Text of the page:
• Berkeley Auditor: Jennifer Wong
  • Berkeley Rent Board: Soli Alpert, James Chang, Paola Laverde, Maria Poblet, John Selawsky



  • Berkeley Measure O: Bond for Affordable Housing. General obligation bond for affordable housing. Allows up to $135 million in bonds to fund very low-, low-, moderate-, and median-income housing. YES.
  • Berkeley Measure P: Progressive Real Estate Transfer Tax. Raises the transfer tax on property sales valued at $1.5 million or more from 1.5% to 2.5% to fund homeless services. YES.



  • Peralta Colleges Board, Area 3: Corean Todd
  • Peralta Colleges Board, Area 5: Cindi Reiss
  • AC Transit Board Director At-Large: Dollene Jones



  • CA Proposition 1: Veteran and Affordable Housing Bonds. Would enact a $4 billion bond measure for affordable housing and veterans’ housing. Three-fourths of the proceeds would go toward building low-income housing. The remaining $1 billion would provides home loans to veterans. YES.
  • CA Proposition 2: Use previously collected taxes to house the mentally ill. Would allow the state to spend $2 billion in mental health bond money on housing for homeless people. The bond, approved by voters in 2004 in Proposition 63, raised state taxes on the wealthiest Californians to fund mental health programs. A program called No Place Like Home sought to use the funding for permanent supportive housing for chronically homeless people with mental illness. Prop 2 would allow this. YES.
  • CA Proposition 3: Water infrastructure bonds. Would enact a $9 billion bond measure to improve water quality and storage and to repair dams in preparation for droughts. No Recommendation.
    • WHO’S BEHIND IT: A coalition of farmers, environmental groups, and business leaders headed by Jerry Meral, former deputy director of the California Department of Water Resources and a longtime water-project advocate. (Website for YES ON PROP 3 campaign)
    • WHO’S AGAINST IT: The Sierra Club, which opposes building more dams and using state funds for local special water district projects. (Website for NO ON PROP 3 campaign).
  • CA Proposition 4: Children’s hospitals bonds. Would enact a $1.5 billion bond measure to fund expansion and renovation projects at eight private non-profit children’s hospitals, pediatric hospitals operated by University of California, and around 150 hospitals treating children eligible for the California Children’s Services program for serious chronic conditions. Two-thirds of the money would go to projects at hospitals serving low-income families and children with disabilities. The League of Women Voters opposes using a state bond to fund capital improvements at private hospitals. No Recommendation.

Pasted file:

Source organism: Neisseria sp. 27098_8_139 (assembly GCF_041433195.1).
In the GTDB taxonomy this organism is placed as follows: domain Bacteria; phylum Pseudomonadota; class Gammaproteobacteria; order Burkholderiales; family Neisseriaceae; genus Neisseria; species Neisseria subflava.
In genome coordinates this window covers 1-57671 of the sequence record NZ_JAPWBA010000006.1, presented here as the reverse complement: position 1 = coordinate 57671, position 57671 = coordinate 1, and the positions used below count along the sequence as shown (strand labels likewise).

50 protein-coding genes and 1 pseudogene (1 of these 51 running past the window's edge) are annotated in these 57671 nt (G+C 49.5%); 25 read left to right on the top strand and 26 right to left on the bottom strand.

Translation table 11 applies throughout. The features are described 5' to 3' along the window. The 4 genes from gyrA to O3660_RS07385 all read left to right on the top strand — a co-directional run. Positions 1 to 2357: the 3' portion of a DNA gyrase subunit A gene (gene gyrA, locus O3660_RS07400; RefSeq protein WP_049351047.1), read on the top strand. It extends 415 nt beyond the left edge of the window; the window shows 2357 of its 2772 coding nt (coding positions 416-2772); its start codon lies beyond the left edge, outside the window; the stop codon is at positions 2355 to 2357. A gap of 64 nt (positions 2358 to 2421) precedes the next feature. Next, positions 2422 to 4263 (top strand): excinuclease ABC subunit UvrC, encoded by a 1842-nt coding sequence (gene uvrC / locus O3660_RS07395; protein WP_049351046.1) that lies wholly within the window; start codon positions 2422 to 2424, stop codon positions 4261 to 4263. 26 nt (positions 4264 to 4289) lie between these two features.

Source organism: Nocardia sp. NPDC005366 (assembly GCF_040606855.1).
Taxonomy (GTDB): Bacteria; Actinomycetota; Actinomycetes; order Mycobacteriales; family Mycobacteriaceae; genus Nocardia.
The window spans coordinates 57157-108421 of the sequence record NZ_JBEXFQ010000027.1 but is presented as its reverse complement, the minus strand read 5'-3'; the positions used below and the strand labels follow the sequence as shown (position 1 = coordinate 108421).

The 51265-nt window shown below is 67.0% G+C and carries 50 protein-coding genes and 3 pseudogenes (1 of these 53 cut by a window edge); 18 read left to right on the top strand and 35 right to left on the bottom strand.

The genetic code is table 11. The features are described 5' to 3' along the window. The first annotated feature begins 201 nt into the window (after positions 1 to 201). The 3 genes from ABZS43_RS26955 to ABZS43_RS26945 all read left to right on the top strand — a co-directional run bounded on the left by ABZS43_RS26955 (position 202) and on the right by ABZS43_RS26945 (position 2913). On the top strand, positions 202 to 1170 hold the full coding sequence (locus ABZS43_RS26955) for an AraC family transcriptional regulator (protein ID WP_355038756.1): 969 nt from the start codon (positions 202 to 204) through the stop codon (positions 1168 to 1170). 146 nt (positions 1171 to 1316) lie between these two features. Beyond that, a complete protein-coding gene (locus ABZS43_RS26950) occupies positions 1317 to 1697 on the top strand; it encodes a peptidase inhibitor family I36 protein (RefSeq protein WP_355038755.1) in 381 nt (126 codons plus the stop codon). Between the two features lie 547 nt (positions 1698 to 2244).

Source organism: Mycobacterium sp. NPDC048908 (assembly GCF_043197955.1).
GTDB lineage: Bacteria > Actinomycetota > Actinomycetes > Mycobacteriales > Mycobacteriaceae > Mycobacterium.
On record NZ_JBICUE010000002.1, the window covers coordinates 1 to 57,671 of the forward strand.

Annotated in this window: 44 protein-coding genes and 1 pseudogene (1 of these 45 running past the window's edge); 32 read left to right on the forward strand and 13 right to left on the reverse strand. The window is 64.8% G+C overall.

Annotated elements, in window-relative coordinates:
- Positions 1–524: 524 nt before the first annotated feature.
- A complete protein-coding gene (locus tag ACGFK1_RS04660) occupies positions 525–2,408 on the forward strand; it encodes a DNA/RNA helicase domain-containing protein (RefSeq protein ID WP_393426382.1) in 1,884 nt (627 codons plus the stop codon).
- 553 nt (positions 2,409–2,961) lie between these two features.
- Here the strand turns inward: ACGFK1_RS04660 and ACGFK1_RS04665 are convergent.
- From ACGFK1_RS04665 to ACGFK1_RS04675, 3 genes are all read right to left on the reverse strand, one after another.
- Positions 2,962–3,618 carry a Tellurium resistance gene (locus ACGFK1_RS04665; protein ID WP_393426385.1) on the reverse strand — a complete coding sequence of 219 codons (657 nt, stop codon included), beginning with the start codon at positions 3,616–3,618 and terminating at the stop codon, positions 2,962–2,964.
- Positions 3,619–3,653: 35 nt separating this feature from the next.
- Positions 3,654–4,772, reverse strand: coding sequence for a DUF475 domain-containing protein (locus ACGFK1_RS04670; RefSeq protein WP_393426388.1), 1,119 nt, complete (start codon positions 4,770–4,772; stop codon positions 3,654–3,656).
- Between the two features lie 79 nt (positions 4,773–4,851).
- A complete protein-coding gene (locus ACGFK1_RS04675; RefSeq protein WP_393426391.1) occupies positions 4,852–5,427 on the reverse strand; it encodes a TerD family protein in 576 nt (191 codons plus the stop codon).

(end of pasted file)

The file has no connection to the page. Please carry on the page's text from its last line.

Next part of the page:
• CA Proposition 5: Transfer of assessed value of current homes. Would let California homeowners who are 55 and older and those with severe disabilities keep their lower property taxes when they move. Under Proposition 13 and subsequent ballot tweaks, 11 counties in California allow older homeowners to transfer their lower property-tax base one time when they buy a home of equal or lesser value. Prop. 5 would extend this tax break to every county in the state, allow it to be used more than once, and also apply it to new property of greater value and to second homes. Prop 5 would decrease funding for public schools and local services. NO.
  • CA Proposition 6: Repeal gas tax. Would repeal the gas tax and vehicle registration fee increases enacted in 2017 to pay for road, bridge, and transit improvements, and would require that any future gas tax or vehicle fee hikes be approved by voters. NO.
  • CA Proposition 7: Extend daylight savings time to year round. Would allow the Legislature to enact year-round daylight-saving time in California by a two-thirds vote in both houses, the governor’s signature, and congressional approval. No Recommendation.
  • CA Proposition 8: Regulate dialysis center prices. Would cap charges at kidney dialysis clinics and require that providers make annual public disclosures on costs and patient charges. YES.
  • CA Proposition 10: Affordable Housing Act. Would repeal the Costa-Hawkins Rental Housing Act, a 1995 law that barred rent control expansion and let landlords raise rents to market rate when property became vacant. Prop 10 would allow cities to extend rent control to single-family homes and condos and impose rent caps in buildings built after February 1995. It would also let cities impose rent control on units that become vacant. YES.
  • CA Proposition 11: Restrictions on rest periods for ambulance workers. Would require private sector paramedics and EMTs to remain on-call during their lunch and rest breaks, despite a 2016 California Supreme Court ruling that found that practice unconstitutional. NO.
  • CA Proposition 12: Farm animal housing standards. Would set minimum space requirements for hens, calves raised for veal, and breeding pigs that are sold commercially. Egg-laying hens would have to be given at least 144 square inches of usable floor space by the end of 2019 and be cage-free with accommodations such as scratching posts and perches by the end of 2021. YES.